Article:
HP’s EliteBooks have always been the unsung heroes of the business notebook world. While not as visible as the ubiquitous MacBook Pro or as prestigious as the ThinkPad, the sturdy business notebooks have soldiered on in relative obscurity, relied upon by businesses but unseen but the public at large.
With a redesign this spring, that may change. A complete refresh brings the design of HP’s workhorse into the 21st century, while additional rugged features and practical updates like a supersized glass trackpad make it more practical than ever, too.
The HP EliteBook 8560p looks like a notebook Jason Bourne would carry. A rather flattering analogy, perhaps, but an apt one that seemed to be the consensus around Digital Trends’ offices thanks to an angular profile, muted brushed-metal finish, and a downright industrial-quality hinge and screen lock that wouldn’t seem out of place on the briefcase for a collapsible sniper rifle.
HP has kept the austere, down-to-business look of previous EliteBooks with its latest industrial design, but dressed it up a bead-blasted platinum finish, chemically strengthened glass trackpad, brushed-aluminum keyboard deck, and aluminum alloy hinges. Even the little details received attention. The janky capacitive touch buttons above the keyboard that were in vogue a few years back have reverted to hard buttons you can actually click. The bottom – normally a No Man’s Land of vents, labels, logos doors and slots, has been stripped, sculpted and styled into a relatively smooth plane of black plastic with a single access door. In a nod to the MacBook’s microscopic LEDs, the front has laser-cut indicators for Wi-Fi, power, charging and disk drive activity. This is a clean-looking notebook.
At 6.01 pounds, the EliteBook falls at the heavier end of the spectrum for 15-inch notebooks. A budget box like Gateway’s EV Series can easily hit 5.3 pounds, and even the comparably tough MacBook Pro 15 weighs 5.6 pounds. The extra weight makes the EliteBook a bit of a bear to handle with one hand, but it doesn’t quite reach the oppressive weight of a true desktop replacement. Depth of 1.34 inches is also nothing to brag about, but it comes with the territory in the “business rugged” class. A fully rugged notebook like Panasonic’s ToughBook 52, for by comparison, spans a porky two inches.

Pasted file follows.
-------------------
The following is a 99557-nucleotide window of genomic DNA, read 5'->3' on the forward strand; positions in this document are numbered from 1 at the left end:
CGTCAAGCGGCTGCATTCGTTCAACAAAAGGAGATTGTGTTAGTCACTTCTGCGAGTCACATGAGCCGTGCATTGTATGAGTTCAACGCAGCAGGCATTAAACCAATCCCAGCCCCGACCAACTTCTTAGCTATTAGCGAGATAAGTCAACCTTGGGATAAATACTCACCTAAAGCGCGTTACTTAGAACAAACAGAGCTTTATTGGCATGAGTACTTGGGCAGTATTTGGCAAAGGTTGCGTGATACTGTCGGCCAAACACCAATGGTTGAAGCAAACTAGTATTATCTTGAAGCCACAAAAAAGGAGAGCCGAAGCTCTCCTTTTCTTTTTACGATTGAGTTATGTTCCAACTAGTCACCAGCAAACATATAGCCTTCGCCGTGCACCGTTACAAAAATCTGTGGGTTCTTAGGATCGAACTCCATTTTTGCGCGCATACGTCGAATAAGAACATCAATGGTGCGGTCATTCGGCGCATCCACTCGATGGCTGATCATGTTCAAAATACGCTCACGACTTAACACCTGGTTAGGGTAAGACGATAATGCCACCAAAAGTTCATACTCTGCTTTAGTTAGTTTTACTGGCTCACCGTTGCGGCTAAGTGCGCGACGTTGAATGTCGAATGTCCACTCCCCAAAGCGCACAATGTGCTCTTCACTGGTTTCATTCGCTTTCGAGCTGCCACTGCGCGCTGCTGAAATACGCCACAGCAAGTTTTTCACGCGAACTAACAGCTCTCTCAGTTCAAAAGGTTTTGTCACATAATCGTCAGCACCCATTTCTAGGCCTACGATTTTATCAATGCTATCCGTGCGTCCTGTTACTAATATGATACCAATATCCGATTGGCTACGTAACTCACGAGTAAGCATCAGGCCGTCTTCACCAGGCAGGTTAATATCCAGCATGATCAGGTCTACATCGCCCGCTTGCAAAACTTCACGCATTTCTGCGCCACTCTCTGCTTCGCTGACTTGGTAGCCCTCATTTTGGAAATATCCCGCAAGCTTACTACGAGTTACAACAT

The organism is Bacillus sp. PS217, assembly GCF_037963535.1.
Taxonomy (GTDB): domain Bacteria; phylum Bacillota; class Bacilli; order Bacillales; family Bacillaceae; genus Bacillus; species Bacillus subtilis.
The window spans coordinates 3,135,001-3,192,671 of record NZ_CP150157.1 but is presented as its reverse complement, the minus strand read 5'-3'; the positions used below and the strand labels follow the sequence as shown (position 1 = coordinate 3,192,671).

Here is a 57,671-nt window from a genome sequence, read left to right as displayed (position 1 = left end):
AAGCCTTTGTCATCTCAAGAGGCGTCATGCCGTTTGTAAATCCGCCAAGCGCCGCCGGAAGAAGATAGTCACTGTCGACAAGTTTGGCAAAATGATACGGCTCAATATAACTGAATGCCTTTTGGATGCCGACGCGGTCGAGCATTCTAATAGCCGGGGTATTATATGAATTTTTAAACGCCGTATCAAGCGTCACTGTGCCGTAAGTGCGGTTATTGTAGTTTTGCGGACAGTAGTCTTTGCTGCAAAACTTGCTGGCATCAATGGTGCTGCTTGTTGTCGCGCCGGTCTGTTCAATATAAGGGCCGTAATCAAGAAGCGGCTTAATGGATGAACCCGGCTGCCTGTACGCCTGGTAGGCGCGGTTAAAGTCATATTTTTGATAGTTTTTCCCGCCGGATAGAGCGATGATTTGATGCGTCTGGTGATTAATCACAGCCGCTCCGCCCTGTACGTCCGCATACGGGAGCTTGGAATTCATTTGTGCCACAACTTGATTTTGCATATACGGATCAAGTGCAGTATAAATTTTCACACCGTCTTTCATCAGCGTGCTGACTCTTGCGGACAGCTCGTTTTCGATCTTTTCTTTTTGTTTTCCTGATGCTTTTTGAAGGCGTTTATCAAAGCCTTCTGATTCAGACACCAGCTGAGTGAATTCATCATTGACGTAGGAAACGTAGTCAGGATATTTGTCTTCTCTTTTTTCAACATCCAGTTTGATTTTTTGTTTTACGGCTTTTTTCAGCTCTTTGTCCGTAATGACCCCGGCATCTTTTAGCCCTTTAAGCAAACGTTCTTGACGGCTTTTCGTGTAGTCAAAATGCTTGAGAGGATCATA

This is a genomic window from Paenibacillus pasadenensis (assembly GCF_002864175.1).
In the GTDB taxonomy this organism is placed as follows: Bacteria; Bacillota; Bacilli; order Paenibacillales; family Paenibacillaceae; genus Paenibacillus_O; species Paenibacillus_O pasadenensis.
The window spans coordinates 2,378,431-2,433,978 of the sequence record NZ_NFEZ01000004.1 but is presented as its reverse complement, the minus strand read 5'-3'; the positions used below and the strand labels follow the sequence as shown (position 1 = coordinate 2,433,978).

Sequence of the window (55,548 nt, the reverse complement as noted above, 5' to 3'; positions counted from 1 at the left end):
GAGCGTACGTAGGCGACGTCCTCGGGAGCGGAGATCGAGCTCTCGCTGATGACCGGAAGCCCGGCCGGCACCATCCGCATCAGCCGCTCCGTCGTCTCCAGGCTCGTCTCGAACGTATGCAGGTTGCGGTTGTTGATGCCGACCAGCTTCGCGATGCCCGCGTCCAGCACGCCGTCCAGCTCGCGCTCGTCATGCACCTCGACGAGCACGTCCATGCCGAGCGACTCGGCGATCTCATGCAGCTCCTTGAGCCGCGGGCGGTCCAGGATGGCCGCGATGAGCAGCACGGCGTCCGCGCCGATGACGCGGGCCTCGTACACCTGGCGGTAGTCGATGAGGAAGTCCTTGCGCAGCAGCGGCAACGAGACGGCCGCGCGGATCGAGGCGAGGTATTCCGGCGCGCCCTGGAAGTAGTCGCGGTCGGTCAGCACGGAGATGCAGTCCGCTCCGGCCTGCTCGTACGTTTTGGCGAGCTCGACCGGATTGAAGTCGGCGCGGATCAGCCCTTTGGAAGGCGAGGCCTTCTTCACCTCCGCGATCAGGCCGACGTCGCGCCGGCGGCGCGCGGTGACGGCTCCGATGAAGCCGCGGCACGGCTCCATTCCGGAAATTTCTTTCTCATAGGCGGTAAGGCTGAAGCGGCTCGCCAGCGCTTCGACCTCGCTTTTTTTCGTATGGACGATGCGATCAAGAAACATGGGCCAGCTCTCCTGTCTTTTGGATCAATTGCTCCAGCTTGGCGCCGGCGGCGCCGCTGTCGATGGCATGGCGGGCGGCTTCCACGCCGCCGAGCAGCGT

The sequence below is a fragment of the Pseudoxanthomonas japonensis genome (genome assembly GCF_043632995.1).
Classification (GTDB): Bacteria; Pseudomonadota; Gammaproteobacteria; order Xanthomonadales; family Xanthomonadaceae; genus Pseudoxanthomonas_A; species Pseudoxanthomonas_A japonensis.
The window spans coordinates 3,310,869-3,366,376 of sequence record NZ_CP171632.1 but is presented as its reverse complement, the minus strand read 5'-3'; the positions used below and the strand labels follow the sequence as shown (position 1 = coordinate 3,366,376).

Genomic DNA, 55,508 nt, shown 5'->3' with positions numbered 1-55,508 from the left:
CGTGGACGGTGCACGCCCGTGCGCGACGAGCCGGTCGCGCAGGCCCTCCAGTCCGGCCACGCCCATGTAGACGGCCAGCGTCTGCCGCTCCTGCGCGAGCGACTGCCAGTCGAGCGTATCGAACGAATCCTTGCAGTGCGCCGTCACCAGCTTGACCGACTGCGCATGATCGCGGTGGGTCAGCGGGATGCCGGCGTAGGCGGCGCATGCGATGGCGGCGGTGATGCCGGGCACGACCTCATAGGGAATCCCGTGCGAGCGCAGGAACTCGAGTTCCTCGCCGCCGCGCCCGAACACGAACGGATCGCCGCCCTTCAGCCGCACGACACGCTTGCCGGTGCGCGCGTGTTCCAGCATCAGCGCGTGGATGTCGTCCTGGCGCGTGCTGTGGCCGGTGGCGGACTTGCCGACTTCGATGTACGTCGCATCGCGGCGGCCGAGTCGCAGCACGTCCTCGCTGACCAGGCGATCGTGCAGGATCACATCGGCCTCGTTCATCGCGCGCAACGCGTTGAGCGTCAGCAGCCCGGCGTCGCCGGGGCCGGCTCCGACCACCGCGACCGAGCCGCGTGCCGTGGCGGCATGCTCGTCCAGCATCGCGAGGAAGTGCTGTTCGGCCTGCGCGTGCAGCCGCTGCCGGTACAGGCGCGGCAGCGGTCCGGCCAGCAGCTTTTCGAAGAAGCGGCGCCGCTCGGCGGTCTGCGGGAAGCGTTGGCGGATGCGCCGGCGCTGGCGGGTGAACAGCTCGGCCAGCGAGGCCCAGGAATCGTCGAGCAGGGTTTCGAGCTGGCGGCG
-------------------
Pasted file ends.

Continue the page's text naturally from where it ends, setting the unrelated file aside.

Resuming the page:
Not all of the HP’s upgrades have been aesthetic. Like most full-size notebooks launching these days, the EliteBook 8560p rides on Intel’s second-generation Core platform, also known as Sandy Bridge. You can pick an i5 clocked as slow as 2.3GHz or a an i7 clocked as high as 2.7GHz, with both dual- and quad-core variants, with available vPro for security. Our review unit came equipped with the aforementioned Core i7 at 2.7GHz.
Though HP markets the EliteBook 8560p to businesses, gamers will be happy to know it draws its graphics firepower from the consumer side of the market in the form of an AMD Radeon HD 6470M, a high-end card with 1GB of dedicated GDDR3 graphics memory. As we’ll see in the performance section, that gives business users some considerable leeway with gaming when they’re not jockeying spreadsheets and PowerPoints.
The 8560p offers a 15.6-inch LED-backlit screen, which comes in both 1366 x 768 and 1600 x 900 resolutions. For an extra $75 at the order screen, we highly recommend going with the latter, which ours came with.
Ports and connectivity
Like its predecessors in the EliteBook line, the 8560p has no lack of ports for connecting up to everything from projectors to portable hard drives. The right side of the notebook houses headphone and microphone jacks, two USB ports, a slim tray-loading DVD drive, and an Ethernet port towards the very rear. On the left, you’ll find an ExpressCard/54 slot, VGA connector, eSATA connector, FireWire (1394a) connector, and two more USB ports above an almost-too-hard-to-find SD card reader. Though the most recent crop of notebooks consumer notebooks typically eschew rear ports, HP has relocated some of its quirkier interfaces there, including the modem, DisplayPort, and oddly enough, a serial port. Unfortunately, the AC power connector has been banished to the rear as well, making it less convenient to connect and more prone to levering into tables when you lift the EliteBook from the front while it’s still plugged in. On the bottom, the EliteBook has a docking connector, and smartly enough, an entire panel that lifts away to give major easy access to the RAM and hard drive for upgrades.